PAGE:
PETA responded by introducing shareholders’ resolutions at
the Eli Lilly and Pfizer 2006 annual meetings, asking the companies
to “justify why [they are] increasingly exporting animal testing to
countries with no or poor animal welfare standards.” PETA further
asked Eli Lilly and Pfizer to “assure stockholders that these
overseas labs are, at the very least, complying with animal welfare
standards man dated by the U.S. government.”
U.S. and European activist observation of activity in Asia
has tended to focus on primate supply, beginning with the joint
campaign by the International Primate Protection League and the Blue
Cross of India that cut off Indian exports of rhesus macaques to U.S.
labs in 1978. Abuses similar to those exposed in India 30 years ago
continue to surface in other Asian nations.
The British Union Against Vivisection alleged in October
2006, for example, that a year-long probe found that “the world’s
largest monkey breeding farm in Long Thanh, Vietnam, kept animals
in decrepit cages and weaned young monkeys prematurely,” the
Cambridge News said. “The farm, owned by the Vietnamese/Hong Kong
company Nafovanny, supplies animals to Huntingdon Life Sciences,”
according to the BUAV, “but fails to meet minimum international
guidelines,” the Cambridge News continued.
The Himalayan Times, of Kathmandu, Nepal, warned on October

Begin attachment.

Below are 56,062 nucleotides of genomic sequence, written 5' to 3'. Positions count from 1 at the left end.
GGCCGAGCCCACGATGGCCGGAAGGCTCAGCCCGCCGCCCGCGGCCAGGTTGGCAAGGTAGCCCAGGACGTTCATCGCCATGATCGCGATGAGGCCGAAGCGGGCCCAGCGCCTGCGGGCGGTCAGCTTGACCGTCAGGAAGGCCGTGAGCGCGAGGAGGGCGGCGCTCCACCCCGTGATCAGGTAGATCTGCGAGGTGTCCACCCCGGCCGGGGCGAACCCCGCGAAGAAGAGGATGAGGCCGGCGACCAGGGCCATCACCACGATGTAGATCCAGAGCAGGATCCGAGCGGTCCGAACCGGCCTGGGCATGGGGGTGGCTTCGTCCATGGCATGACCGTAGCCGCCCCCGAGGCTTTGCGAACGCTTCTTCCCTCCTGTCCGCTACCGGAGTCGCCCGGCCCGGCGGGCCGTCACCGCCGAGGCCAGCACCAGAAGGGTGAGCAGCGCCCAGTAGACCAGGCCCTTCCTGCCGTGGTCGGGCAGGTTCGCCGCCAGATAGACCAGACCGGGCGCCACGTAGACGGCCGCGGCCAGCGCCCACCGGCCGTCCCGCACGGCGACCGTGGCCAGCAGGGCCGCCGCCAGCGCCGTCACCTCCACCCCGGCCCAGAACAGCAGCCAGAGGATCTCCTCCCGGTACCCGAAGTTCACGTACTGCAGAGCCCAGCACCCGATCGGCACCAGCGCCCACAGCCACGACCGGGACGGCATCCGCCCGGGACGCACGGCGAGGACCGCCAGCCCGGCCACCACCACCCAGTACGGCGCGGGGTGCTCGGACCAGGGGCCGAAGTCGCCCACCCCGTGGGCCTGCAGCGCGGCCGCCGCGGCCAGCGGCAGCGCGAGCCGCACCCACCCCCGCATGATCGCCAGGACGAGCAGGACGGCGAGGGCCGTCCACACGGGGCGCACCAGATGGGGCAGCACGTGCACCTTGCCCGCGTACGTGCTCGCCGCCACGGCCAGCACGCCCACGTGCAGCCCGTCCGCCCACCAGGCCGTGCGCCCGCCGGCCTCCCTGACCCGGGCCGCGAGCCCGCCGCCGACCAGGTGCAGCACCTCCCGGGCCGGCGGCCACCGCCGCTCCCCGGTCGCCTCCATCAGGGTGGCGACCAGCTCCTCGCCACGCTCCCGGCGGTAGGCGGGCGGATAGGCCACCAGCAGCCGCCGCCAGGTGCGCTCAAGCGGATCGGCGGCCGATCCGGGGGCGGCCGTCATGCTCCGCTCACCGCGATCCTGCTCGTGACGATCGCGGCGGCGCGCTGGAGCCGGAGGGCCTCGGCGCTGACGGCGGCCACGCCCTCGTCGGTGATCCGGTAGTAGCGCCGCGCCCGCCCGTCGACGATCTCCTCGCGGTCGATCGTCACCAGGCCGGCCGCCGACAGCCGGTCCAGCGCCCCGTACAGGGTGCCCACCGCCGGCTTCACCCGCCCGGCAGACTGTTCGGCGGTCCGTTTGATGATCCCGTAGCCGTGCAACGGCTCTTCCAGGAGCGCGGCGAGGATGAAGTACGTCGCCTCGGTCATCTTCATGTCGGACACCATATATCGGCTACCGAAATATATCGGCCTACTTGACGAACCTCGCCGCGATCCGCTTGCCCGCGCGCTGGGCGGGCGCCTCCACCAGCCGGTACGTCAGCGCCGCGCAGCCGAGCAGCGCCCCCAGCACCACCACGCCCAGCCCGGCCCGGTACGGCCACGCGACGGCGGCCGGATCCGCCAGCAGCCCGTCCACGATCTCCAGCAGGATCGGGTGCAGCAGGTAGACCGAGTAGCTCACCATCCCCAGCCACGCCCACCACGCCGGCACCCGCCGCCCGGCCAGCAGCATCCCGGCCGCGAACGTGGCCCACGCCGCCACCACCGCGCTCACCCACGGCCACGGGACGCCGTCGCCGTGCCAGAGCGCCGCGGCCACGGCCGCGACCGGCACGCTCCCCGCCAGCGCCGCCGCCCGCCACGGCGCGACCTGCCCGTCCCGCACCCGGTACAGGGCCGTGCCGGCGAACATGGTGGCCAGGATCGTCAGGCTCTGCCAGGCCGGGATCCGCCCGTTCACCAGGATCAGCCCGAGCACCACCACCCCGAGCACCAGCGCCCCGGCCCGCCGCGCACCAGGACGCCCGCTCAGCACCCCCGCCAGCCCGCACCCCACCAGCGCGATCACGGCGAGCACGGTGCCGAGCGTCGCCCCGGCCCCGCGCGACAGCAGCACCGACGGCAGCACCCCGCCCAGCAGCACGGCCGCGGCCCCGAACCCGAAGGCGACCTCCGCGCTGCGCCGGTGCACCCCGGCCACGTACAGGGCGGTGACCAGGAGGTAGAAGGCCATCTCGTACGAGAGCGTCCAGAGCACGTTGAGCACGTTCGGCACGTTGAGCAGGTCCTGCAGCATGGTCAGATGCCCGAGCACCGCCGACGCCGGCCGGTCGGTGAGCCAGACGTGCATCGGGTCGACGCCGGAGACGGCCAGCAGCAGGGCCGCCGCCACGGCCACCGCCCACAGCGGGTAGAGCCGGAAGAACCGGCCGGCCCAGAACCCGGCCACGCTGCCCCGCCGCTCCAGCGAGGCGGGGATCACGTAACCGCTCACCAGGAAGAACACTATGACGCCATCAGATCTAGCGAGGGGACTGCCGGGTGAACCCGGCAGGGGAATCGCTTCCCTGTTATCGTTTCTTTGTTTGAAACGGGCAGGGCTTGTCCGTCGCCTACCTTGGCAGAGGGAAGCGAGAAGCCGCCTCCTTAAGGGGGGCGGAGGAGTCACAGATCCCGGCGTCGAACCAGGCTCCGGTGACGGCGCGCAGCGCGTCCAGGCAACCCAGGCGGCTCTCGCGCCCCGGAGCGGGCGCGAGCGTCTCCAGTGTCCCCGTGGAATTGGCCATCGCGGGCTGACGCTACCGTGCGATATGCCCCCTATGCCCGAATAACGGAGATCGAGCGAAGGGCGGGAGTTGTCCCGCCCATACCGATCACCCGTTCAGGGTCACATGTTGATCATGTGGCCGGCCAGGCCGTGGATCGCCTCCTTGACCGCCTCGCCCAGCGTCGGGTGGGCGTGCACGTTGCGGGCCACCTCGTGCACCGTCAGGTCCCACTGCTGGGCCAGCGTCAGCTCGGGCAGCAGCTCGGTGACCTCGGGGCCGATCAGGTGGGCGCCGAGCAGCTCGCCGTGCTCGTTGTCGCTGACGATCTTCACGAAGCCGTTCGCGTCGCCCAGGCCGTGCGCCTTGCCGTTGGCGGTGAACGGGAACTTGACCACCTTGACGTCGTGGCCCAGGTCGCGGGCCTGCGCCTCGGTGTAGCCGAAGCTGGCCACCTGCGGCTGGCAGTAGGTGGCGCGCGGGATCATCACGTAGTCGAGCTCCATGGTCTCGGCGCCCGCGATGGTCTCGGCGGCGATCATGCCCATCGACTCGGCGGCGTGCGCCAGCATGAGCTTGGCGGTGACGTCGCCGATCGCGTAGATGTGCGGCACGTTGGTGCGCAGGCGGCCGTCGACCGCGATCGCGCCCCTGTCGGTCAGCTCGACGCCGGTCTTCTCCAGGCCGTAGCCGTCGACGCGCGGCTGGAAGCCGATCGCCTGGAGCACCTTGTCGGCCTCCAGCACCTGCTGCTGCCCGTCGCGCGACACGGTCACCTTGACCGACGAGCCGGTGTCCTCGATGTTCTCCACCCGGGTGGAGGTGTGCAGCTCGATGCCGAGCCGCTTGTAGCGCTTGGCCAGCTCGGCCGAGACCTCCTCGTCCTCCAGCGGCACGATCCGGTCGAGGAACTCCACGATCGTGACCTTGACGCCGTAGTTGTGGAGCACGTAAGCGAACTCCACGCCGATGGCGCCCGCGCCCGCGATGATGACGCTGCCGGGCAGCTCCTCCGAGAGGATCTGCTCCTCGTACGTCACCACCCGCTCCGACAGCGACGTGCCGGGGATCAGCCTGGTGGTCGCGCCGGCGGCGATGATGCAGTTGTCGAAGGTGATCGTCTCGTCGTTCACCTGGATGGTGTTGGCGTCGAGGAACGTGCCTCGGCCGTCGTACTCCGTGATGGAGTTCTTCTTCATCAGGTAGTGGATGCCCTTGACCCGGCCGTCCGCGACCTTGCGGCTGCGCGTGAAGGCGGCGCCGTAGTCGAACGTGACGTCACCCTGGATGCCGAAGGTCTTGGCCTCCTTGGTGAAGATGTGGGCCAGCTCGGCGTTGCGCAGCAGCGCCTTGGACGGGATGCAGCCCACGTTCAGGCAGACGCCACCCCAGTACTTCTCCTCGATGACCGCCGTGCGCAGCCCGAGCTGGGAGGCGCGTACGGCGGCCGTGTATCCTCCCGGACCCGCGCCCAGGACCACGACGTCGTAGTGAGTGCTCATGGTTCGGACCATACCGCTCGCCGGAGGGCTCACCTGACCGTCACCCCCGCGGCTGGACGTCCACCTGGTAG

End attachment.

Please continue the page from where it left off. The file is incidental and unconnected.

21, 2006 that “With slack legal provisions and loopholes, Nepal can
become the next target for those willing to export monkeys to the
U.S. for conducting biomedical research.” The Himalayan Times noted
that the U.S. imported 26,319 monkeys from 18 nations in 2005, of
whom 10,608 were for biomedical research and 1,369 for other
scientific purposes.
“Covance Research, the largest importer brought in 12,549,”
the Himalayan Times recounted. “Charles River imported 3,818 monkeys,
Primate Products imported 2,340, Rhenos LLC imported 2,760, and
SNBL USA imported 1,672.
But increasingly often, experiments are done in the
animals’ nations of origin, minimizing regulatory oversight–and
research is sometimes done covertly, the American Journal of
Primatology disclosed in June 2006. “Scientists investigating the
genetic make up of rhesus macaque monkeys, a key species used in
biomedical research, have found that rhesus in Nepal may provide a
suitable alternative to alleviate a critical shortage of laboratory
animals used in work to develop vaccines against diseases such as
HIV/AIDS,” said the article synopsis.
Summarized Himalayan Times reporter Razen Manadhar, “More
than 20 rhesus macaques were darted and trapped to have their blood,
stool, and hair tested in June 2003 at Swoyaiubhu temple, on the
pretext that the monkeys had fallen ill mysteriously. A team of
American experts came here without the knowledge of the government
and returned with the samples, without providing any treatment to
the animals.
“The National Park and Wildlife Conservation Act states that
nobody can collect samples from any animal for scientific research,”
Manadhar wrote. “However, permission can be sought from the
Department of National Parks & Wildlife Conservation (DNPWC) after
paying 2,000 rupees for each red monkey and justifying the need for
the test. But, according to the officials, the researchers did not
even notify them about the testing.”